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Research Article: Teleprinter and Teletype

This encyclopedia article consists of approximately 2 pages of information about Teleprinter and Teletype.
This section contains 340 words
(approx. 2 pages at 300 words per page)

Teleprinter and Teletype

The teleprinter, also called a teletypewriter, is a typewriter-printer that sends messages over telegraph or other data communication lines to a similar receiving printer, which automatically prints the message. The transmitter inputs the message on a typewriter-like keyboard, which converts each keystroke to a coded electrical impulse and sends it to the receiver, which interprets the impulses to reproduce the original keystrokes. The teleprinter was first developed by Frederick G. Creed (1871-1957), a Nova Scotian who was inspired by his work as a telegrapher to find a way to send printed messages without using Morse code. Creed immigrated to Scotland in 1897, where he experimented with his typewriter (which he ever after kept with him) to produce the first teleprinter. Although the British Post Office bought a dozen of Creed's machines in 1902, their use did not catch on.

In the United States, Charles L. Krumm designed the prototype of the modern teleprinter in 1907. A refined version of this machine was widely marketed in the United States in the 1920s, where it was most often referred to by its American Telephone and Telegraph trade name, Teletype. A similar machine was sold at the same time in Germany by Siemens-Halske. Both used a code originally devised by Emile Baudot (1845-1903) for his multiplex telegraph and adapted by Donald Murray of New Zealand in 1903 for his multiplex page-form-telegram system. Other teleprinters were developed that used a different keyboard code, the American Standard Code for Information Interchange (ASCII). Commercial teleprinter exchange services, called TRX and Telex, were developed in the 1930s. News wire services became heavy users of teleprinter communications.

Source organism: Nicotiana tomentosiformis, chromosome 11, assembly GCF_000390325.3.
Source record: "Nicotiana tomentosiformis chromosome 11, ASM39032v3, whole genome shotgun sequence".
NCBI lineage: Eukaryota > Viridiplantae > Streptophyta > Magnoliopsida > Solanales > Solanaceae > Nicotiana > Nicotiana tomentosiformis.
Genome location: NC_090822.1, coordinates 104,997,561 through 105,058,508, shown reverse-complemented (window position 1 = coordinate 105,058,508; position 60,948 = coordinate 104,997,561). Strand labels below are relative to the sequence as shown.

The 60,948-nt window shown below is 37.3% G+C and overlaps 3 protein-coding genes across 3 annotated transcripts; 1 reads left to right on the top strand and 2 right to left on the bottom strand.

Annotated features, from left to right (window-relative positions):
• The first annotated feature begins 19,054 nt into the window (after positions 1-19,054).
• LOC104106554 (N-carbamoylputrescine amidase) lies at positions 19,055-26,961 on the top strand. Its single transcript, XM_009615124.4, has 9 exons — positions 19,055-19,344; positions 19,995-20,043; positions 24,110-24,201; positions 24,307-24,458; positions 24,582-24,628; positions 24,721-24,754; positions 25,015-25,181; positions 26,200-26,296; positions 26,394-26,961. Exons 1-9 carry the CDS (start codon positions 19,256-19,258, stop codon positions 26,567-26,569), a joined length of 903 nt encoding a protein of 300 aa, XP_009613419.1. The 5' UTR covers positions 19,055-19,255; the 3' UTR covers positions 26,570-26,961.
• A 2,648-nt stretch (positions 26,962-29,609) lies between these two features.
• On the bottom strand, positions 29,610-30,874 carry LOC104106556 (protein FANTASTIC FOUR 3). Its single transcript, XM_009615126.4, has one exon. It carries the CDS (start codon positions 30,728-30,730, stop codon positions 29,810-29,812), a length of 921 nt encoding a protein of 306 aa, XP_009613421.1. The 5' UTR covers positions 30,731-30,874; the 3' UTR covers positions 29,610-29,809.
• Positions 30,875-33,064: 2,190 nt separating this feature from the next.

Early teletypewriters printed on strips of gummed tape, which was cut to length and pasted onto telegram forms. Later machines printed messages in page form. At first, teleprinters produced up to 500 characters per minute. By the mid-1960s these machines had upped their output to 900 words per minute. Beginning in the 1980s, teleprinters were being replaced by direct transmissions from communication satellites to computers, electronic computer delivery and fax machines.

This section contains 340 words
(approx. 2 pages at 300 words per page)
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